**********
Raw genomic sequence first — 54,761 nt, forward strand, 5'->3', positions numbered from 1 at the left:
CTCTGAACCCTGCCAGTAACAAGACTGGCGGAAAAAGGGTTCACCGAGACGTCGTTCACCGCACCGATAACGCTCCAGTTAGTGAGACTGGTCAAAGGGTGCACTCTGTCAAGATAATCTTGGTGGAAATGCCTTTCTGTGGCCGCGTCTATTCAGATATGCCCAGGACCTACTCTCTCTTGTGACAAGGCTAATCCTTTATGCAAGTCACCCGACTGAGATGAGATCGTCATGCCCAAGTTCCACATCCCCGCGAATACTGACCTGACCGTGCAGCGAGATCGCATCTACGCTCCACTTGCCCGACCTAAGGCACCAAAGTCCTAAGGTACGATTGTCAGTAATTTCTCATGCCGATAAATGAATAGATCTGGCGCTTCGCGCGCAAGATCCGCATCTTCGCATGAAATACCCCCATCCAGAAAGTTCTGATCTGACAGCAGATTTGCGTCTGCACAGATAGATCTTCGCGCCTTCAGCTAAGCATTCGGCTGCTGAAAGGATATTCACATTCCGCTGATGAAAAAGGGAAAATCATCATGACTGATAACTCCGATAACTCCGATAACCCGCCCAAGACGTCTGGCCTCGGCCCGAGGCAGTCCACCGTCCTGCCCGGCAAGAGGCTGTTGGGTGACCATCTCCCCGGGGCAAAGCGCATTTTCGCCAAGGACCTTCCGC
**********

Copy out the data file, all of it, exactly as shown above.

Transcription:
Raw genomic sequence first — 54,761 nt, forward strand, 5'->3', positions numbered from 1 at the left:
CTCTGAACCCTGCCAGTAACAAGACTGGCGGAAAAAGGGTTCACCGAGACGTCGTTCACCGCACCGATAACGCTCCAGTTAGTGAGACTGGTCAAAGGGTGCACTCTGTCAAGATAATCTTGGTGGAAATGCCTTTCTGTGGCCGCGTCTATTCAGATATGCCCAGGACCTACTCTCTCTTGTGACAAGGCTAATCCTTTATGCAAGTCACCCGACTGAGATGAGATCGTCATGCCCAAGTTCCACATCCCCGCGAATACTGACCTGACCGTGCAGCGAGATCGCATCTACGCTCCACTTGCCCGACCTAAGGCACCAAAGTCCTAAGGTACGATTGTCAGTAATTTCTCATGCCGATAAATGAATAGATCTGGCGCTTCGCGCGCAAGATCCGCATCTTCGCATGAAATACCCCCATCCAGAAAGTTCTGATCTGACAGCAGATTTGCGTCTGCACAGATAGATCTTCGCGCCTTCAGCTAAGCATTCGGCTGCTGAAAGGATATTCACATTCCGCTGATGAAAAAGGGAAAATCATCATGACTGATAACTCCGATAACTCCGATAACCCGCCCAAGACGTCTGGCCTCGGCCCGAGGCAGTCCACCGTCCTGCCCGGCAAGAGGCTGTTGGGTGACCATCTCCCCGGGGCAAAGCGCATTTTCGCCAAGGACCTTCCGC